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Young Truck Driver

Opinion: Trucking ready and waiting for under-21 apprentices

May 5, 2022
The industry wants this pilot program, but the Federal Motor Carrier Safety Administration needs to get it in gear.

The spring conference season has begun—and already I have traveled around the country meeting carrier executives and other trucking professionals and have engaged them on what fleets are going through in hauling freight today.

“Essentiality”—That’s become the word of the day as the focus on availability of truck drivers has been prevalent in just about every one of these discussions. The pandemic has placed our drivers at the front of the line in terms of desperately needed workforce growth, and no stone has gone unturned looking for new opportunities to attract people to this terrific career.

See also: Debate continues for under-21 program

For the most part, the pandemic environment that our drivers have been operating in has waned, regulations and restrictions are being lifted, and trucking can get back to business as usual. But wait! Trucking during the pandemic WAS business as usual, striving to fulfill demand that the nation placed on our fleets to deliver desperately needed goods. Those empty store shelves in most cases reflected a lack of available products—not our ability to deliver—so if you were able to buy it, a truck had faithfully brought it to you.

The driver shortage remains at the top of almost everyone’s mind, with many executives looking to grow their fleets and haul freight, while others simply maintain there is no driver shortage. But even the White House is highlighting the need for professional drivers and the progress of the industry’s apprenticeship programs, reflective of how essential our drivers have become. Regardless of your position on this issue, most would agree that finding more people to place behind the wheel is paramount to the growth of our economy.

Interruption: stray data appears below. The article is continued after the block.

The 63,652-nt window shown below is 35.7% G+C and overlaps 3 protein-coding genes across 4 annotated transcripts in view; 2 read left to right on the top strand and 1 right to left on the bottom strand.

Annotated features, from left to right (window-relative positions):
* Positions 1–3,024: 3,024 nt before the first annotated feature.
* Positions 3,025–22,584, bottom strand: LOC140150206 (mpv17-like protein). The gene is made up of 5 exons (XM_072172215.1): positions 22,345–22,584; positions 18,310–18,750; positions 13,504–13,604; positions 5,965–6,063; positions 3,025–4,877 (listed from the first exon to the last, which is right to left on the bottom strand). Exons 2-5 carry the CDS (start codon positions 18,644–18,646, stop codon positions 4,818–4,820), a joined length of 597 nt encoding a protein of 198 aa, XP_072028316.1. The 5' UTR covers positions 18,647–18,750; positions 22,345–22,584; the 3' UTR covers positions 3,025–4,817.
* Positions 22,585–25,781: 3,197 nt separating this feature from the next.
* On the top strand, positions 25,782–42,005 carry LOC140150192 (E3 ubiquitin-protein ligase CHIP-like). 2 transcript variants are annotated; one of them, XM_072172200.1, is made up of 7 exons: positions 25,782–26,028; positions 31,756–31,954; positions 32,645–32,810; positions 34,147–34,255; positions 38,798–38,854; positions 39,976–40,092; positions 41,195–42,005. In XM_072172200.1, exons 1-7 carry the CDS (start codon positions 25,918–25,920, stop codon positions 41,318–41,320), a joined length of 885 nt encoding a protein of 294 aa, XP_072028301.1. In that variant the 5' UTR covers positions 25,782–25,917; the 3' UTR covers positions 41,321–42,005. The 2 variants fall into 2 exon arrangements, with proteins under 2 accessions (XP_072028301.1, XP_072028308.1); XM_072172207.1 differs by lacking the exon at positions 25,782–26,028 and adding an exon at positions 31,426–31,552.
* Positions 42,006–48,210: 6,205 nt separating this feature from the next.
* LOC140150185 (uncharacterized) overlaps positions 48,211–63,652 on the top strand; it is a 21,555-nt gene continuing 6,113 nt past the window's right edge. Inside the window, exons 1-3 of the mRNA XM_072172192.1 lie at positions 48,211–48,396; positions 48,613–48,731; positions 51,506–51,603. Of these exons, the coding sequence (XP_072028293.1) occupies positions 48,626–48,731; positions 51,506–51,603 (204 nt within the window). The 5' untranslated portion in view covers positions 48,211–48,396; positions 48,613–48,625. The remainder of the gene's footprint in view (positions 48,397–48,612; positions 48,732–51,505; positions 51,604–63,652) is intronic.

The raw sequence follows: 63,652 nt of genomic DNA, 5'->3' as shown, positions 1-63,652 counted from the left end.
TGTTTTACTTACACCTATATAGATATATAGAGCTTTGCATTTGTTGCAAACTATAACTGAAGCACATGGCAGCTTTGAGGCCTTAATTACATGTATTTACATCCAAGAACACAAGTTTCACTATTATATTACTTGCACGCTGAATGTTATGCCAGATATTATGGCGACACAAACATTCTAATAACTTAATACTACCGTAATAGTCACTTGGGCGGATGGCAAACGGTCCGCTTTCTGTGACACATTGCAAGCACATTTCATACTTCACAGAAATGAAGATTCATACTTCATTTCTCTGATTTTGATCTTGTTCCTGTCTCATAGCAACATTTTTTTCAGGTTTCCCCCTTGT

As an industry, we are now partaking in the creation of strong apprenticeship programs designed to attract and retain talent that focus on the training and educational aspect of making the safest drivers on the road today even safer.

Reflecting the minimum requirements of entry-level driver training, which the Federal Motor Carrier Safety Administration (FMCSA) has finally made live, these apprenticeships seek to attract people of all ages to become pro truckers. However, on the heels of an announcement that highlighted these programs that training providers have agreed to participate in, we still wait for the prospect of finding younger drivers, ages 18 to 20, to become involved in this program.

The demographic of a younger driver to operate in interstate commerce can represent a viable path to a rewarding career for a younger generation just out of high school—and fleets are anxious to bring them into the industry. However, the wait continues for FMCSA to put forward the pilot program that was conceived by the Trump administration but included in the Infrastructure Investment and Jobs Act that the current administration championed, and that President Biden signed into law last fall. Ensuring this is a viable pilot program is one thing but having to continue to wait on the program is another altogether.

Traditionally, trucking has been a private industry that has moved on things well before regulation requires—and the training of this demographic for interstate commerce is no exception. We are prepared to welcome 18- to 20-year-olds into the fold of the driver ranks, yet we wait for the agency to move on a program that will eventually come.

I get it. As an industry, we can already hire these potential drivers into the ranks of our drivers. However, without the federal pilot program and endorsement from FMCSA, 18- to 20-year-olds can only haul freight within their states—a market that is not what it used to be—and they are prohibited from crossing state lines. Certainly, the pilot program will limit the demographic to 3,000 participants (a drop in the bucket of what the industry would like), but it’s a good start. However, a start is what needs to happen.

The new rules for training drivers, emphasized by the development of these apprenticeship programs, have been designed without age in mind, meaning an 18-year-old driver will train to the same standards as someone who is 40. As an industry that continues to focus on the safe performance of these drivers, coupled by the White House expectations of attracting new people to this industry, the time is now for FMCSA to expedite this program so every demographic can literally get moving.

About the Author

David Heller

David Heller is the senior vice president of safety and government affairs for the Truckload Carriers Association. Heller has worked for TCA since 2005, initially as director of safety, and most recently as the VP of government affairs. Before that, he spent seven years as manager of safety programs for American Trucking Associations.

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